2. annb says:

    As a matter of interest Steph, what do you think of Fine Gael’s promise of universal health care modelled on the Dutch and Canadian systems? Do you think they really know what they’re talking about? I no longer trust any of them you see!

  3. JBBC says:

    Hi Steph, as you know, I am also a huge advocate of patient empowerment. A recent study reveals that when colorectal cancer patients seek out health information from the internet and news media, they are more likely to be aware of and receive the latest treatments for their disease. Patients have become more involved in their health care as patient autonomy has become increasingly important. That change has been accompanied by unprecedented growth in the amount of health information available to patients.

  4. Bendy Girl says:

    Hi Steph, whilst I’m hugely in favour of patient empowerment I’m hugely sceptical of any of this kind of ‘propoganda’. The current trend in the UK is that health care must be privatised to solve the problems. Problem is that’s not what patients or medics think will solve the problems, just what politicians want. The French model is trotted out as the perfect example as is the Swedish but no-one mentions that healthcare is bankrupting France and in Sweden access is no better than Britain.
    To me the answer seems simple. Carry on funding via taxation but look at local level decision making, but what do I know…I’m just a patient;)
    BG x

  5. Steph says:

    Baino – Your Dad was very lucky to have you fight his corner for him. I think that ‘Yes, doctor’ phenomenon was very much part of our parents generation who didn’t have access to medical information and therefore tended to do as they were told. Those days of meek acceptance of authority (the church being another example), are thankfully becoming a thing of the past.

    Ann – I do very much approve of Fine Gael’s proposed health plan based on the Dutch model. The Labour Party also supports universal health care so if/when this government falls, we stand a good chance of having healthcare head in the right direction for a change. The Fine Gael plan is for a 3-phase plan to be implemented over four years. Here’s a link to some more info on it…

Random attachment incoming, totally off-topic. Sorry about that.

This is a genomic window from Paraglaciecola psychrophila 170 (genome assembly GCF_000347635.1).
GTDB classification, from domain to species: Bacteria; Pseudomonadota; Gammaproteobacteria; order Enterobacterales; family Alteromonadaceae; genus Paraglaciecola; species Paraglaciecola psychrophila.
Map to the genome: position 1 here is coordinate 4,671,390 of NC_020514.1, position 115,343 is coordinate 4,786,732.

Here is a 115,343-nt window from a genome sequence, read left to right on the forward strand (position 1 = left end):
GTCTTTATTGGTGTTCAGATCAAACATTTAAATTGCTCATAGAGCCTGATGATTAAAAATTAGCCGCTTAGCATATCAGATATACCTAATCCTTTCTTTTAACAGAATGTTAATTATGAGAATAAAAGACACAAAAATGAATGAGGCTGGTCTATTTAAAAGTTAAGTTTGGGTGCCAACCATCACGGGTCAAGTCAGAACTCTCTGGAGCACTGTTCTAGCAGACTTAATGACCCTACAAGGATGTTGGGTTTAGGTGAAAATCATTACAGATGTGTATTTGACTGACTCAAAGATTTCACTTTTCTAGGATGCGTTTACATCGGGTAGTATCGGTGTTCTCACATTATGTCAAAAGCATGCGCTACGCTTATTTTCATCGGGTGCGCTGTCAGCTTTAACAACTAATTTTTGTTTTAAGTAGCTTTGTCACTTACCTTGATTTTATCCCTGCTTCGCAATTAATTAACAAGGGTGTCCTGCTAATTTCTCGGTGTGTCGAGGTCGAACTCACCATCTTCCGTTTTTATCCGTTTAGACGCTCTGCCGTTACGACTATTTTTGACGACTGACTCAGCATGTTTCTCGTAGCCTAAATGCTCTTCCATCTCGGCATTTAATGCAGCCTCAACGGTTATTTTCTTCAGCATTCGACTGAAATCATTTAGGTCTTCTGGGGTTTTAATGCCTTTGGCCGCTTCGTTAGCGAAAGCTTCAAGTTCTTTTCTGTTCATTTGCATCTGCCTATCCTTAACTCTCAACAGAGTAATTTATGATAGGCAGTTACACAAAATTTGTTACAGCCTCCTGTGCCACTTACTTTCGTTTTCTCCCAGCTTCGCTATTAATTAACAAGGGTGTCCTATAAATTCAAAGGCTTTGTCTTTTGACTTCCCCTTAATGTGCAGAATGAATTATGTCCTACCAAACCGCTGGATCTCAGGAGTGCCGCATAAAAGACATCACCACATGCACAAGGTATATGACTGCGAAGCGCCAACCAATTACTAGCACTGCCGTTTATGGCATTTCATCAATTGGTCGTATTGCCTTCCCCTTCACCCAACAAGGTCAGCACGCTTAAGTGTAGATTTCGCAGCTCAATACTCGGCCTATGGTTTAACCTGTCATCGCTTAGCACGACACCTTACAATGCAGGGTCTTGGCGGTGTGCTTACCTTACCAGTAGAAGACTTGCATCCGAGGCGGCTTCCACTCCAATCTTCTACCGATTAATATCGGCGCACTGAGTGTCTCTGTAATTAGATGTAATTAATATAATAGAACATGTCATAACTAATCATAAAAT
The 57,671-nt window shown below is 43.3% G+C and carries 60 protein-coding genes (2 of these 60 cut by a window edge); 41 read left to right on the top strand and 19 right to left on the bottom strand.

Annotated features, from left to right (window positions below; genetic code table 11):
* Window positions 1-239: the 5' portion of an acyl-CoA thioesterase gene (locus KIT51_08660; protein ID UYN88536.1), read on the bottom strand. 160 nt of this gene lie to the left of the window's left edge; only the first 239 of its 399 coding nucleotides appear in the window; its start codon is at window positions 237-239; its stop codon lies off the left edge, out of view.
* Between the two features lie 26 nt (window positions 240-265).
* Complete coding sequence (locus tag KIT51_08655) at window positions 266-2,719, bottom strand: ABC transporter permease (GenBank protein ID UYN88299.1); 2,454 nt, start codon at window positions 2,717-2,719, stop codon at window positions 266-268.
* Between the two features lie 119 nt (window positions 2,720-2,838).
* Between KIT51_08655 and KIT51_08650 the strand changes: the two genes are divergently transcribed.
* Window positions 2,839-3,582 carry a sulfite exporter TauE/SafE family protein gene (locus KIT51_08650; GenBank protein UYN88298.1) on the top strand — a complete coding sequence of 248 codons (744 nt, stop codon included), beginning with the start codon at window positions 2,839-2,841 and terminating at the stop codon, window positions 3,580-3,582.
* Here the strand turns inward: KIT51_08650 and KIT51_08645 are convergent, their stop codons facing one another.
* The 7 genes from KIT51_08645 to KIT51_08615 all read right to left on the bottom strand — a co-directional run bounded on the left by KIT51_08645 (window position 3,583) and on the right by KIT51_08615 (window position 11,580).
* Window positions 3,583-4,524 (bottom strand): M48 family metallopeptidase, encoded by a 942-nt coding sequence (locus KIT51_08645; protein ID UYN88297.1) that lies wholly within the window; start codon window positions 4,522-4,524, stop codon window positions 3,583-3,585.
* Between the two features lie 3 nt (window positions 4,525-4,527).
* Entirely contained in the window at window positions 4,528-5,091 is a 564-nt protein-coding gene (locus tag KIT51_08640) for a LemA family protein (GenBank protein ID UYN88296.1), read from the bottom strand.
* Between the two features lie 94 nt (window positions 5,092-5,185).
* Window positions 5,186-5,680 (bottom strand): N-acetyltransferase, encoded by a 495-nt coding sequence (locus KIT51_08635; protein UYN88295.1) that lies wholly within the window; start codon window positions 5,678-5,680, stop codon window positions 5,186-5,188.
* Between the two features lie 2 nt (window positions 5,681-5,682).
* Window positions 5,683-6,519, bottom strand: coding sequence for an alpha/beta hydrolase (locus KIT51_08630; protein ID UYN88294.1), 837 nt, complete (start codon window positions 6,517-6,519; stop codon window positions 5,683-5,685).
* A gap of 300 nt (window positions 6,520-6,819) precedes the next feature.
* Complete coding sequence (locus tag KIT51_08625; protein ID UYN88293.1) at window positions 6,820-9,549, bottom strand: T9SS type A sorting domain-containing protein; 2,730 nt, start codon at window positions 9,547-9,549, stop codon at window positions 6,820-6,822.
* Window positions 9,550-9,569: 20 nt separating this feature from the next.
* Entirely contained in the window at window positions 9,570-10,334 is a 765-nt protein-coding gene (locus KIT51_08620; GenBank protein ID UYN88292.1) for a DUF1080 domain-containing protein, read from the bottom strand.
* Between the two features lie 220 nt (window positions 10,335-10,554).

JBBC – Thanks for that! Patient awareness also enhances patient safety. Only yesterday, my GP phoned after a consultation to tell me that he was changing my antibiotic prescription following advice from a microbiologist. He used the generic name rather than the trade name when discussing the new antibiotic so I didn’t recognise the drug. Afterwards, I researched the drug by it’s generic name and found it to be an antibiotic that I’d had a very bad reaction to many years ago. Had I been a passenger not a participant in my treatment, I might well now be suffering the consequences!

    Bendy – The concept of universal healthcare is that the State subsidises the less well-off up to 100 percent of the premium. Private insurance companies will still exist but they’ll have to compete by offering a basic healthcare package with community rating and a risk equalisation element. In a universal system, private health insurance will no longer entitle holders to faster healthcare but it will offer more luxurious surroundings. The NHS has used the private-sector to help reduce long waiting lists. This had the added bonus of injecting competition into the system and also acted as an incentive to change behaviour. What happens next with healthcare in Ireland, is anyone’s guess!